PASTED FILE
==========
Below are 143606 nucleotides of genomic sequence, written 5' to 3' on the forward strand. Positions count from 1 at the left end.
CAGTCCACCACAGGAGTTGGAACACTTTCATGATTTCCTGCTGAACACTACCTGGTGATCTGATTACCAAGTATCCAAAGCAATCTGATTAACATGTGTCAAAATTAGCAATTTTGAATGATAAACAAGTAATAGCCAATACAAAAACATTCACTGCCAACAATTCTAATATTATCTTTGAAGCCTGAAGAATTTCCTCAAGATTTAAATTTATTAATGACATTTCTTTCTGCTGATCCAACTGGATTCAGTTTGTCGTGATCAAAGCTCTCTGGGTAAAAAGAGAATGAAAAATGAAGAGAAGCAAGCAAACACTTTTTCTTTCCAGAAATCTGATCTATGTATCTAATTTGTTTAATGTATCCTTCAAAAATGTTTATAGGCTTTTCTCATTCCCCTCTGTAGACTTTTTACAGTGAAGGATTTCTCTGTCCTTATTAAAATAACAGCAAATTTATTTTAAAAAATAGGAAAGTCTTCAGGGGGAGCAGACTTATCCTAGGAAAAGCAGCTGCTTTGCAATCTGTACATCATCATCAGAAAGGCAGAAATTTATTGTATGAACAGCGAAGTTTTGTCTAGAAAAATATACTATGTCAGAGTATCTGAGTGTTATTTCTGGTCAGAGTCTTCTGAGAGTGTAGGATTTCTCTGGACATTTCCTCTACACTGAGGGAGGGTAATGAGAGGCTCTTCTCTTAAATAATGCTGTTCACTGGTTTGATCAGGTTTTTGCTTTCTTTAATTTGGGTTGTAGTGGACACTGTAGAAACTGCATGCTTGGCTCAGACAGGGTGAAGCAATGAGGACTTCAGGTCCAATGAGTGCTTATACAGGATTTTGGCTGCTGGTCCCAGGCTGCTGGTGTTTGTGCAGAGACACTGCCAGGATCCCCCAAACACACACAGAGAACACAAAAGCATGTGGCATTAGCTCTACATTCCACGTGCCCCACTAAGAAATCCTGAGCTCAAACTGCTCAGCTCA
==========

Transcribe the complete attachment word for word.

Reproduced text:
Below are 143606 nucleotides of genomic sequence, written 5' to 3' on the forward strand. Positions count from 1 at the left end.
CAGTCCACCACAGGAGTTGGAACACTTTCATGATTTCCTGCTGAACACTACCTGGTGATCTGATTACCAAGTATCCAAAGCAATCTGATTAACATGTGTCAAAATTAGCAATTTTGAATGATAAACAAGTAATAGCCAATACAAAAACATTCACTGCCAACAATTCTAATATTATCTTTGAAGCCTGAAGAATTTCCTCAAGATTTAAATTTATTAATGACATTTCTTTCTGCTGATCCAACTGGATTCAGTTTGTCGTGATCAAAGCTCTCTGGGTAAAAAGAGAATGAAAAATGAAGAGAAGCAAGCAAACACTTTTTCTTTCCAGAAATCTGATCTATGTATCTAATTTGTTTAATGTATCCTTCAAAAATGTTTATAGGCTTTTCTCATTCCCCTCTGTAGACTTTTTACAGTGAAGGATTTCTCTGTCCTTATTAAAATAACAGCAAATTTATTTTAAAAAATAGGAAAGTCTTCAGGGGGAGCAGACTTATCCTAGGAAAAGCAGCTGCTTTGCAATCTGTACATCATCATCAGAAAGGCAGAAATTTATTGTATGAACAGCGAAGTTTTGTCTAGAAAAATATACTATGTCAGAGTATCTGAGTGTTATTTCTGGTCAGAGTCTTCTGAGAGTGTAGGATTTCTCTGGACATTTCCTCTACACTGAGGGAGGGTAATGAGAGGCTCTTCTCTTAAATAATGCTGTTCACTGGTTTGATCAGGTTTTTGCTTTCTTTAATTTGGGTTGTAGTGGACACTGTAGAAACTGCATGCTTGGCTCAGACAGGGTGAAGCAATGAGGACTTCAGGTCCAATGAGTGCTTATACAGGATTTTGGCTGCTGGTCCCAGGCTGCTGGTGTTTGTGCAGAGACACTGCCAGGATCCCCCAAACACACACAGAGAACACAAAAGCATGTGGCATTAGCTCTACATTCCACGTGCCCCACTAAGAAATCCTGAGCTCAAACTGCTCAGCTCA